Netflix. With 115m subs globally  (54m in the U.S) and expected to spend $7-8B in content in 2018, Netflix is the gold standard for over-the-top original programming. Over the years they have won 37 Emmy awards on 128 nominations, and hoping to increase that as they are expect to release 80 original films in 2018. Netflix’s strategy is to keep a steady stream of diverse content coming, as opposed to HBO for example with a few high-profile releases. They certainly have those prestige shows – Stranger Things, Narcos, The Crown, to name a few – but that is not the (sole) objective. Instead, Netflix focuses on offering a content library with a broad range of appeal to its diverse subscriber base, seeking overall commercial success ahead of critical successes here and there. They’re also rolling out this strategy internationally by continually entering new markets and even offering original shows in the local language for those international markets. Currently, native-language shows are available in Spain, Japan, Mexico, South Korea, Brazil, France, and Italy. Netflix has the largest library, budget, and geographic reach of the streaming services and will continue to be a formidable force for many years to come.

Hulu. Subs of 12-15m, U.S. only. Hulu will spend around $2.5 billion on content in 2017. While Amazon and Netflix will both spend more than twice that this year, it’s important to remember that Hulu is only available in the US, while Amazon and Netflix are both distributed internationally. Hulu also is not aiming to be a leader in original programming, instead using it to supplement their focus on licensing quality content from major TV networks. However, they have still had success with their original programs. The Handmaid’s Tale won an Emmy for Outstanding Drama Series, the first such award for a pure streaming service. They have begun bundling their service with others’, notably offering college students both Hulu and Spotify Premium for only $4.99/month. They have Cinemax and HBO add-ons to their service as well, though there are no discounts involved and are simply integrated into the Hulu app. Hulu’s approach is to offer as much quality content as possible, both originals and programming licensed from major networks (recently added 7,500 episodes in Q3).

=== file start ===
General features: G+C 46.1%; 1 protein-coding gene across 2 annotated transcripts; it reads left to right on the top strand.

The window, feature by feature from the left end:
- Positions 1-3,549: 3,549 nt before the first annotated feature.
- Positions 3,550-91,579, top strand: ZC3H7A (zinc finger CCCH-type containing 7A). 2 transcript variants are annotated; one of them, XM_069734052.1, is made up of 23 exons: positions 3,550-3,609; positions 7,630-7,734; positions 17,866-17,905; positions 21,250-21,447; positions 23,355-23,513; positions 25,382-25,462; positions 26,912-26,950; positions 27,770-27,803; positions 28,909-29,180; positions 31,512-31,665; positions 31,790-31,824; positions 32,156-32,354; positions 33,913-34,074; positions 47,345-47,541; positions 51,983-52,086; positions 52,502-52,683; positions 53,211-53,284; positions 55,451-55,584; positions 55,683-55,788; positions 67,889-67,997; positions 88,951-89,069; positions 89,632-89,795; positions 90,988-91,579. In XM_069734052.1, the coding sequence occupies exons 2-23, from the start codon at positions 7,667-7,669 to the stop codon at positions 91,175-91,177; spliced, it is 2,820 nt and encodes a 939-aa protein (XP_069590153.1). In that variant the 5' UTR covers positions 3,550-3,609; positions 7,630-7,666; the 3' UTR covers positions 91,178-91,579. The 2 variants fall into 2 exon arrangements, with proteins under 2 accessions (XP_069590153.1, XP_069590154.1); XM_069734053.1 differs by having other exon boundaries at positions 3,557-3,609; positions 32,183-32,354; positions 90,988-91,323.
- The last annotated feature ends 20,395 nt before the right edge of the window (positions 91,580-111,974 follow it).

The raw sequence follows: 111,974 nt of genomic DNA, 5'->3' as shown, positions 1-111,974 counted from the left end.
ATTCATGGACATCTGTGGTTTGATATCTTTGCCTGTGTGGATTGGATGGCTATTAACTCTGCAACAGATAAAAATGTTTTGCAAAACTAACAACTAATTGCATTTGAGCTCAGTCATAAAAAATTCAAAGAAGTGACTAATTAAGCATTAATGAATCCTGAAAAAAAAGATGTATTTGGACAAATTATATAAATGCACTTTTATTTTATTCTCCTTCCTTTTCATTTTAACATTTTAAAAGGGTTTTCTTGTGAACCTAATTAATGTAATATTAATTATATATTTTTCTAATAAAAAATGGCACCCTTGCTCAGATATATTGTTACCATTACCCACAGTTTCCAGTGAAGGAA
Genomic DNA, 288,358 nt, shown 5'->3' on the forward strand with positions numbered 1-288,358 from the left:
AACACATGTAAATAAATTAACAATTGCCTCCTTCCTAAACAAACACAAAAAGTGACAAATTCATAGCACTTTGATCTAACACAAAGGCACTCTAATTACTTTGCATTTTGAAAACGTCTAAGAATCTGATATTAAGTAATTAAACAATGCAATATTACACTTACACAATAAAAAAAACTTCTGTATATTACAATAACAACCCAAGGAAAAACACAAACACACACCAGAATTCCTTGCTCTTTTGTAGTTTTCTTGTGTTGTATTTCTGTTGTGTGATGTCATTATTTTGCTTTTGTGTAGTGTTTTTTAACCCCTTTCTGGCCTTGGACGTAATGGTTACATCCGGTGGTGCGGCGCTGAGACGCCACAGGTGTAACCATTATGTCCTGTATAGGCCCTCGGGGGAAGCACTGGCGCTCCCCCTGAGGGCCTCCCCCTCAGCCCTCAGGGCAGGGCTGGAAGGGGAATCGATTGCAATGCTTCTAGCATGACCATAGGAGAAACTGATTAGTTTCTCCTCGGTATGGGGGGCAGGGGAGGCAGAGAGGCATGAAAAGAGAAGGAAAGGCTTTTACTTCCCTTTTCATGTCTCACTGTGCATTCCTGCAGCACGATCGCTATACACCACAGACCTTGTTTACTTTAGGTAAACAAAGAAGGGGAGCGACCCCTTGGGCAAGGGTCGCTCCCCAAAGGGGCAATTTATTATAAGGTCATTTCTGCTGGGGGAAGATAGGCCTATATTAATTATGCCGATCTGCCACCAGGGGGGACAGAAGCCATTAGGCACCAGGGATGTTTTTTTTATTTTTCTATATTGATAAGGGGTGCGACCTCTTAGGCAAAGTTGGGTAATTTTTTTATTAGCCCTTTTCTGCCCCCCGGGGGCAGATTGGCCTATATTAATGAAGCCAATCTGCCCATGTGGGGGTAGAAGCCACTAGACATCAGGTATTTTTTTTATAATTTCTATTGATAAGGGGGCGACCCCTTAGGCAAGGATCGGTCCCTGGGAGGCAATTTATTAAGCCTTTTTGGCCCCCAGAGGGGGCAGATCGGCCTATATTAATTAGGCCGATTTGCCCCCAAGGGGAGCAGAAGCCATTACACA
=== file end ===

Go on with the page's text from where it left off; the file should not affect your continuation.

Amazon. Subs of -90m Worldwide. We believe Amazon Studios’ content spend is budgeted at $4.5 billion for 2017, and they have recently communicated will increase in 2018. On the Sep-17 earnings call, Amazon said they were “bullish” on video given it helps drive more engagement and purchases on Amazon. Prime Video is only available to Amazon Prime members, and Prime members (as expected) spend about 3x more money than non-members. Amazon recently announced they’re expanding Amazon Studios, even after they’ve had management shakeups in the unit in the past month. Amazon Studios’ head resigned amid sexual harassment allegations, and they’ve added new heads of both scripted and unscripted content. Coupled with these management changes is a strategy change. CEO Jeff Bezos had indicated he’s looking to find a high-profile series with global appeal, and recently acquired the rights for a TV show based on J.R.R. Tolkien’s writings (i.e. The Lord of the Rings). Amazon paid $200-$250 million for the rights to the Tolkien IP (Bezos paid $250 million for The Washington Post in 2013), and will shoot two seasons for a reported $100 million each, bringing the financial commitment to nearly $500 million. This has the potential to legitimize their video entertainment ambitions in the eyes of non-Prime customers.

Disclaimer: We actively write about the themes in which we invest: artificial intelligence, robotics, virtual reality, and augmented reality. From time to time, we will write about companies that are in our portfolio. Content on this site including opinions on specific themes in technology, market estimates, and estimates and commentary regarding publicly traded or private companies is not intended for use in making investment decisions. We hold no obligation to update any of our projections. We express no warranties about any estimates or opinions we make.